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Last Updated on: 26th July 2023, 08:56 pm
Insurance exists to compensate a person when they suffer an unexpected loss or injury. In some cases a person might try to get money from an insurance company when they haven’t suffered a loss. This is insurance fraud, and it’s against the law in the state of New York.
There are different types of insurance fraud
The crime of insurance fraud in New York is actually several different crimes. The state divides insurance crimes into different degrees. These degrees depend on the severity of the offense. Insurance fraud in the first degree is the most serious of the insurance fraud crimes.
Insurance fraud in the fourth degree is a violation of New York penal code § 176.15. It involves insurance fraud in the amount of at least $1,000 but less than $3,000. That means you must have committed insurance fraud in an attempt to get an amount of money in that range. If you tried to obtain more or less money, you can face insurance fraud charges of a greater or lesser degree.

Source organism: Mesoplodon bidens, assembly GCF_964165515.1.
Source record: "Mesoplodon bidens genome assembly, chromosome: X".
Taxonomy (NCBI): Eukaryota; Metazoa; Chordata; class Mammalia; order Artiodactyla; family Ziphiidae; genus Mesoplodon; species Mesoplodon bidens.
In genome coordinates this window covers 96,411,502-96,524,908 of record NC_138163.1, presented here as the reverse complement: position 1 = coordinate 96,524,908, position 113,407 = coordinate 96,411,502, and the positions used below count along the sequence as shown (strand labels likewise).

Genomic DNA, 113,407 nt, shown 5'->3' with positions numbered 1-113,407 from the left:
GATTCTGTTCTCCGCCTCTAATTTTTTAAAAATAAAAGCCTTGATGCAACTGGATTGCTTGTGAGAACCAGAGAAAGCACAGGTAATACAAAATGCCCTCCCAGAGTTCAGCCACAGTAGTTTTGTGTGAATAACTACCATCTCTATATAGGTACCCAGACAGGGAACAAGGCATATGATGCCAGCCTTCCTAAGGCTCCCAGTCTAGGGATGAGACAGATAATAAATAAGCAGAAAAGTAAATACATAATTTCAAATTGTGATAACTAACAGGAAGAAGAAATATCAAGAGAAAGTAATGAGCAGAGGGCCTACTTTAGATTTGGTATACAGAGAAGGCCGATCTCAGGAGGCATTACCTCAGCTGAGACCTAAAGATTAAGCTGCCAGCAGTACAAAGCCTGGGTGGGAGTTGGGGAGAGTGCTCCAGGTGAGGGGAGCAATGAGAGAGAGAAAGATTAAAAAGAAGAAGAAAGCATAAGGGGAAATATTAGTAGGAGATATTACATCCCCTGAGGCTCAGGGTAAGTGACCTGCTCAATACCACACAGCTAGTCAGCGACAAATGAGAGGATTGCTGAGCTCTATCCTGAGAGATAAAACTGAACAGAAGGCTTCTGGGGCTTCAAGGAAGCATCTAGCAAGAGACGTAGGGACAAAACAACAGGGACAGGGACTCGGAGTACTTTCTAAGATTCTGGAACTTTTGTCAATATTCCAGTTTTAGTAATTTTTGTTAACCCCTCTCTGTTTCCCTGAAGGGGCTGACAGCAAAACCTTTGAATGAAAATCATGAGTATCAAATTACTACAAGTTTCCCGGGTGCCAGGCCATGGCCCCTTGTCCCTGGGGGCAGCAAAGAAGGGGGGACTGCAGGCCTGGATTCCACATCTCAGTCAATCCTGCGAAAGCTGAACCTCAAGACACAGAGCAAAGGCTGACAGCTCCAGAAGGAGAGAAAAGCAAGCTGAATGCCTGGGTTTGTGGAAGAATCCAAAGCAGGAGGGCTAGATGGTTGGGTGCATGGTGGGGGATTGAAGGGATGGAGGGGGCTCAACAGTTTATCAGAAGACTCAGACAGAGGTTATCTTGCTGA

What happens if you’re convicted
Insurance fraud in the fourth degree is a felony. It’s a class E felony, so you can spend up to four years in prison if you’re convicted. The court can also order you to pay a hefty fine in addition to paying restitution for the amount that you cheated the insurance company. You can serve as many as five years on probation for the offense. Talk to an NYC criminal lawyer at Spodek Law Group for more information about potential penalties for a charge of insurance fraud in the fourth degree.